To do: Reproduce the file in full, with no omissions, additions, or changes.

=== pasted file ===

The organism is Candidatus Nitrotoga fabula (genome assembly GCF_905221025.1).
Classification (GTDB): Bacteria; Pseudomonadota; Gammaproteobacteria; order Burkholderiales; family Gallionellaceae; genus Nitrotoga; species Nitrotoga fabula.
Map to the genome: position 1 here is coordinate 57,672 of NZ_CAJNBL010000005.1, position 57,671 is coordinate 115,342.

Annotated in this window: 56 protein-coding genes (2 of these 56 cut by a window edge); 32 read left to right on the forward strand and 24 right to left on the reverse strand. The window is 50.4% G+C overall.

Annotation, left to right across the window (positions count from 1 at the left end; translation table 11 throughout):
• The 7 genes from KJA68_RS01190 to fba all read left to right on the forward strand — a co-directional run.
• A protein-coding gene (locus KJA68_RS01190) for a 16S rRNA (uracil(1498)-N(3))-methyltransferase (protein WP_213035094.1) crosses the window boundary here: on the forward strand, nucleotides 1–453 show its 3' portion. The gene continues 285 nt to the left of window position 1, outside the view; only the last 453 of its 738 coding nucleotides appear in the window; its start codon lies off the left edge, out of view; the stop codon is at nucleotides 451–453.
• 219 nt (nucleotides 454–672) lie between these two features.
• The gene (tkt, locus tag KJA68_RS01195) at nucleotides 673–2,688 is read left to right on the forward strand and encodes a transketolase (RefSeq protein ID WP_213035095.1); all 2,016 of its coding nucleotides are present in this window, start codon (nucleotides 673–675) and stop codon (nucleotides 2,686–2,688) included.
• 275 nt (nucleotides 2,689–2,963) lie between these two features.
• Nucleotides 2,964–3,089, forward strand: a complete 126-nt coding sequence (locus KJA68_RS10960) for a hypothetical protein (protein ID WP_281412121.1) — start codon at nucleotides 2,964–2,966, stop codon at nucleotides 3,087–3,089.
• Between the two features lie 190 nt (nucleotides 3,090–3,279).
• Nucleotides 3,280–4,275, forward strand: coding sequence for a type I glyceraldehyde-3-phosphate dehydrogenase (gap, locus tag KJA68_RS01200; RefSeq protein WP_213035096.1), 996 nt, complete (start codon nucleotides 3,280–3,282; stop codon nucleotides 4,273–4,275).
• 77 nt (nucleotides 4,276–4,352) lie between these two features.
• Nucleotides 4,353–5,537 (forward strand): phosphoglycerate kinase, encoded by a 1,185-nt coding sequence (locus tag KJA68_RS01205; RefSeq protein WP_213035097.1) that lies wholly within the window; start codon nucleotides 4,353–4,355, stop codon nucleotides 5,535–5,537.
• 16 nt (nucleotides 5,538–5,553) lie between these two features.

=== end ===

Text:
The organism is Candidatus Nitrotoga fabula (genome assembly GCF_905221025.1).
Classification (GTDB): Bacteria; Pseudomonadota; Gammaproteobacteria; order Burkholderiales; family Gallionellaceae; genus Nitrotoga; species Nitrotoga fabula.
Map to the genome: position 1 here is coordinate 57,672 of NZ_CAJNBL010000005.1, position 57,671 is coordinate 115,342.

Annotated in this window: 56 protein-coding genes (2 of these 56 cut by a window edge); 32 read left to right on the forward strand and 24 right to left on the reverse strand. The window is 50.4% G+C overall.

Annotation, left to right across the window (positions count from 1 at the left end; translation table 11 throughout):
• The 7 genes from KJA68_RS01190 to fba all read left to right on the forward strand — a co-directional run.
• A protein-coding gene (locus KJA68_RS01190) for a 16S rRNA (uracil(1498)-N(3))-methyltransferase (protein WP_213035094.1) crosses the window boundary here: on the forward strand, nucleotides 1–453 show its 3' portion. The gene continues 285 nt to the left of window position 1, outside the view; only the last 453 of its 738 coding nucleotides appear in the window; its start codon lies off the left edge, out of view; the stop codon is at nucleotides 451–453.
• 219 nt (nucleotides 454–672) lie between these two features.
• The gene (tkt, locus tag KJA68_RS01195) at nucleotides 673–2,688 is read left to right on the forward strand and encodes a transketolase (RefSeq protein ID WP_213035095.1); all 2,016 of its coding nucleotides are present in this window, start codon (nucleotides 673–675) and stop codon (nucleotides 2,686–2,688) included.
• 275 nt (nucleotides 2,689–2,963) lie between these two features.
• Nucleotides 2,964–3,089, forward strand: a complete 126-nt coding sequence (locus KJA68_RS10960) for a hypothetical protein (protein ID WP_281412121.1) — start codon at nucleotides 2,964–2,966, stop codon at nucleotides 3,087–3,089.
• Between the two features lie 190 nt (nucleotides 3,090–3,279).
• Nucleotides 3,280–4,275, forward strand: coding sequence for a type I glyceraldehyde-3-phosphate dehydrogenase (gap, locus tag KJA68_RS01200; RefSeq protein WP_213035096.1), 996 nt, complete (start codon nucleotides 3,280–3,282; stop codon nucleotides 4,273–4,275).
• 77 nt (nucleotides 4,276–4,352) lie between these two features.
• Nucleotides 4,353–5,537 (forward strand): phosphoglycerate kinase, encoded by a 1,185-nt coding sequence (locus tag KJA68_RS01205; RefSeq protein WP_213035097.1) that lies wholly within the window; start codon nucleotides 4,353–4,355, stop codon nucleotides 5,535–5,537.
• 16 nt (nucleotides 5,538–5,553) lie between these two features.